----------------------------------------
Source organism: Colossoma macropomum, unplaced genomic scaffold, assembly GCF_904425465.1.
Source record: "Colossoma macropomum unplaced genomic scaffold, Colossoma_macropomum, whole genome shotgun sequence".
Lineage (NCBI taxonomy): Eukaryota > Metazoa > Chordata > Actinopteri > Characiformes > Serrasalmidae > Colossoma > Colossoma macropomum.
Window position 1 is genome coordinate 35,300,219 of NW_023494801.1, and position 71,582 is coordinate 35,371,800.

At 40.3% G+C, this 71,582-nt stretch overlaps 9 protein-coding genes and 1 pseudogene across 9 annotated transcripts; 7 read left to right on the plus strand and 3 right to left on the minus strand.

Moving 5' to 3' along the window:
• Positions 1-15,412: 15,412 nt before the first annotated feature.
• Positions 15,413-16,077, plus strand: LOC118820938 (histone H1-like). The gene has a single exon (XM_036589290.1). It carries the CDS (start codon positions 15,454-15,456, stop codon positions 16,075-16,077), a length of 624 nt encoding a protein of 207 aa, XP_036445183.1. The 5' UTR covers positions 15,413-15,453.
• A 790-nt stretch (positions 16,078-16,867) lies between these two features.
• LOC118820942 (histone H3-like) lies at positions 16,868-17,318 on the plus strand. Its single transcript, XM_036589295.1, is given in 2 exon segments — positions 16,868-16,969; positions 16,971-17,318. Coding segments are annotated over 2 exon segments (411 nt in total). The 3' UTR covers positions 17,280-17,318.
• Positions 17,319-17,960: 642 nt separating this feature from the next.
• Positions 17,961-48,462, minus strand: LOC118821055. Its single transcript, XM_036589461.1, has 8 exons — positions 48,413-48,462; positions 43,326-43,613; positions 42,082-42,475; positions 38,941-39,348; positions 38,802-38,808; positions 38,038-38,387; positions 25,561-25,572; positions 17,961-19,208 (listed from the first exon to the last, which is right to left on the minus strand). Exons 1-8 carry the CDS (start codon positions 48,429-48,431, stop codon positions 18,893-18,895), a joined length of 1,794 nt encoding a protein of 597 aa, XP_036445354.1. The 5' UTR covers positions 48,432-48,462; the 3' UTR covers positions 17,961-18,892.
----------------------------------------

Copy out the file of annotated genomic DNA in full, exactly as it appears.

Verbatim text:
Source organism: Colossoma macropomum, unplaced genomic scaffold, assembly GCF_904425465.1.
Source record: "Colossoma macropomum unplaced genomic scaffold, Colossoma_macropomum, whole genome shotgun sequence".
Lineage (NCBI taxonomy): Eukaryota > Metazoa > Chordata > Actinopteri > Characiformes > Serrasalmidae > Colossoma > Colossoma macropomum.
Window position 1 is genome coordinate 35,300,219 of NW_023494801.1, and position 71,582 is coordinate 35,371,800.

At 40.3% G+C, this 71,582-nt stretch overlaps 9 protein-coding genes and 1 pseudogene across 9 annotated transcripts; 7 read left to right on the plus strand and 3 right to left on the minus strand.

Moving 5' to 3' along the window:
• Positions 1-15,412: 15,412 nt before the first annotated feature.
• Positions 15,413-16,077, plus strand: LOC118820938 (histone H1-like). The gene has a single exon (XM_036589290.1). It carries the CDS (start codon positions 15,454-15,456, stop codon positions 16,075-16,077), a length of 624 nt encoding a protein of 207 aa, XP_036445183.1. The 5' UTR covers positions 15,413-15,453.
• A 790-nt stretch (positions 16,078-16,867) lies between these two features.
• LOC118820942 (histone H3-like) lies at positions 16,868-17,318 on the plus strand. Its single transcript, XM_036589295.1, is given in 2 exon segments — positions 16,868-16,969; positions 16,971-17,318. Coding segments are annotated over 2 exon segments (411 nt in total). The 3' UTR covers positions 17,280-17,318.
• Positions 17,319-17,960: 642 nt separating this feature from the next.
• Positions 17,961-48,462, minus strand: LOC118821055. Its single transcript, XM_036589461.1, has 8 exons — positions 48,413-48,462; positions 43,326-43,613; positions 42,082-42,475; positions 38,941-39,348; positions 38,802-38,808; positions 38,038-38,387; positions 25,561-25,572; positions 17,961-19,208 (listed from the first exon to the last, which is right to left on the minus strand). Exons 1-8 carry the CDS (start codon positions 48,429-48,431, stop codon positions 18,893-18,895), a joined length of 1,794 nt encoding a protein of 597 aa, XP_036445354.1. The 5' UTR covers positions 48,432-48,462; the 3' UTR covers positions 17,961-18,892.